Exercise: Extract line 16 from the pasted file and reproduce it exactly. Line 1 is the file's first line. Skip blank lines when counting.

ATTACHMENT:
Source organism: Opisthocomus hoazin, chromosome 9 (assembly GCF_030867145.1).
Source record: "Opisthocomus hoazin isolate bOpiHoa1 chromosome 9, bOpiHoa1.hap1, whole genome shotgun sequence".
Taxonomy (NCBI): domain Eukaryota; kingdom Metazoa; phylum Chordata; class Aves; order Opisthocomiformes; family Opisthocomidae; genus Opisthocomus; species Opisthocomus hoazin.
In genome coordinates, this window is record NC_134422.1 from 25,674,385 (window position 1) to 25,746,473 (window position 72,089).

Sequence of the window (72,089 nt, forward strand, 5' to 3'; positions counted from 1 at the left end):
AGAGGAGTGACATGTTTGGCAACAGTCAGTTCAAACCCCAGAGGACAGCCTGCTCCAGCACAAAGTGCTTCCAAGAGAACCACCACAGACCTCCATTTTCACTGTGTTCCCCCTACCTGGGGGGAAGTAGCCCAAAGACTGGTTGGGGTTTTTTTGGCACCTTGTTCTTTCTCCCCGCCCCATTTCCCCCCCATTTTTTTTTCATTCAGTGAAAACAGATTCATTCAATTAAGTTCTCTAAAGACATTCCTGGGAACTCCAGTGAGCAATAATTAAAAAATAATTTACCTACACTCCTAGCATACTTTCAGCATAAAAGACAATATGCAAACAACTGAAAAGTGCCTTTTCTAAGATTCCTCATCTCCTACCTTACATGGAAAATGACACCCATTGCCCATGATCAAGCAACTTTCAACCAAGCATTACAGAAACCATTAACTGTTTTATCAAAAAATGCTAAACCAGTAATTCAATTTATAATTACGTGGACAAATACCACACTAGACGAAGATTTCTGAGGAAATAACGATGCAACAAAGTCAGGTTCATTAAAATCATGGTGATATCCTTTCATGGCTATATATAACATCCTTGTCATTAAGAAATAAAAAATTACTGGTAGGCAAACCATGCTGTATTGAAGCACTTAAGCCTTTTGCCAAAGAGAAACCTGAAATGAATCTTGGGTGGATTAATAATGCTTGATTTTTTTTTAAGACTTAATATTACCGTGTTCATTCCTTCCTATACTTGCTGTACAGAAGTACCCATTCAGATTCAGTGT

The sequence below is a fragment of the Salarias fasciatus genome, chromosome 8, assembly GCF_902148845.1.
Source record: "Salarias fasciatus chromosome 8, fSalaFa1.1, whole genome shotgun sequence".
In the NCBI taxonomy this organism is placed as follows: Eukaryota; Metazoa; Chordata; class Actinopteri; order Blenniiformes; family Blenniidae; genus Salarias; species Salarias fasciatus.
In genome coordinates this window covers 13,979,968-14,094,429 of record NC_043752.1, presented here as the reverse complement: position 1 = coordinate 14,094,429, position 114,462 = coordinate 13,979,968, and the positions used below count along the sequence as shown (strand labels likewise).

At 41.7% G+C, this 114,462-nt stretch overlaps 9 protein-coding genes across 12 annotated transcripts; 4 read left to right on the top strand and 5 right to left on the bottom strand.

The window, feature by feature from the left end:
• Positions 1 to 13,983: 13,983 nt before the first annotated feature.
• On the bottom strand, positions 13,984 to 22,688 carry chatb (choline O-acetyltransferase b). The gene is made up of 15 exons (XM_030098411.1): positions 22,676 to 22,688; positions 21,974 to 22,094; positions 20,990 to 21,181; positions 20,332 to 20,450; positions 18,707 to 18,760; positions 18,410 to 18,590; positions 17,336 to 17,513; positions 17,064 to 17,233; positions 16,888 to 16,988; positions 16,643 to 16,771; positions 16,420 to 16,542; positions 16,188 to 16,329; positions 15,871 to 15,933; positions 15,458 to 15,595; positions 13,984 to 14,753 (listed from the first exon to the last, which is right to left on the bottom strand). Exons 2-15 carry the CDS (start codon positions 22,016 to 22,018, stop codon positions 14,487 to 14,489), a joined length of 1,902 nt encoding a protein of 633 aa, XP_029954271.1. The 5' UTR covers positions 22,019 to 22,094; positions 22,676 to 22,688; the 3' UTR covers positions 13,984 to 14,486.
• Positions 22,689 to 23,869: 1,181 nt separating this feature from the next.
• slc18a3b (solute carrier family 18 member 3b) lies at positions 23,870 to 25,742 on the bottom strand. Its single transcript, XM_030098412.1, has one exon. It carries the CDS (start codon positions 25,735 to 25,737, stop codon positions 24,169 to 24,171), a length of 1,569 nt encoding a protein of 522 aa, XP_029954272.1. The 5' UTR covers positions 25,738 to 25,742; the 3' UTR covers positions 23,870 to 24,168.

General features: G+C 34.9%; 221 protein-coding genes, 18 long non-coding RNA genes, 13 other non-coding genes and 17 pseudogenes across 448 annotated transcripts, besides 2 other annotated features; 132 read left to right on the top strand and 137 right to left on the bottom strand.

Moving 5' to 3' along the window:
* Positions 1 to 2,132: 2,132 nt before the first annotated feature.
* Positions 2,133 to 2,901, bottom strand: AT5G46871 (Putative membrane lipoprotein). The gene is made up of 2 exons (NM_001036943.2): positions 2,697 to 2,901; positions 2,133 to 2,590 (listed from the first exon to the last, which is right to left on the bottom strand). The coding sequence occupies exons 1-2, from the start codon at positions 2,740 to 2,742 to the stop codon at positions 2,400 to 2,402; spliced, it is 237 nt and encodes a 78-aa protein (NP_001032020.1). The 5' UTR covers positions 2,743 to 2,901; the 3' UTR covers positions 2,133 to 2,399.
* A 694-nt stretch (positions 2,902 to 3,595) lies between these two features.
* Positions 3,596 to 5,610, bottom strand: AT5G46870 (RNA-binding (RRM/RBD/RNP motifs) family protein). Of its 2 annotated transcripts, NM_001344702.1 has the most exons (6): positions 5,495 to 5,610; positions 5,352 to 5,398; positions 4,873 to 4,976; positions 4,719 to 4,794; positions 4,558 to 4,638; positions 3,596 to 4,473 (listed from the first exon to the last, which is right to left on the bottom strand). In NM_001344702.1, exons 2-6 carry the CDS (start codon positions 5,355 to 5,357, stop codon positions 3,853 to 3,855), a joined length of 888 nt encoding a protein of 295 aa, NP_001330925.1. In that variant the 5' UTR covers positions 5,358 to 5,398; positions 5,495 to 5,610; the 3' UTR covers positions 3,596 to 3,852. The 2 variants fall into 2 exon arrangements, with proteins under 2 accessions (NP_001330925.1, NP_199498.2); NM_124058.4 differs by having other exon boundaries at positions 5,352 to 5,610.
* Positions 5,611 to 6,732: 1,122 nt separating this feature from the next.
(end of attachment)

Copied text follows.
• slc18a3b (solute carrier family 18 member 3b) lies at positions 23,870 to 25,742 on the bottom strand. Its single transcript, XM_030098412.1, has one exon. It carries the CDS (start codon positions 25,735 to 25,737, stop codon positions 24,169 to 24,171), a length of 1,569 nt encoding a protein of 522 aa, XP_029954272.1. The 5' UTR covers positions 25,738 to 25,742; the 3' UTR covers positions 23,870 to 24,168.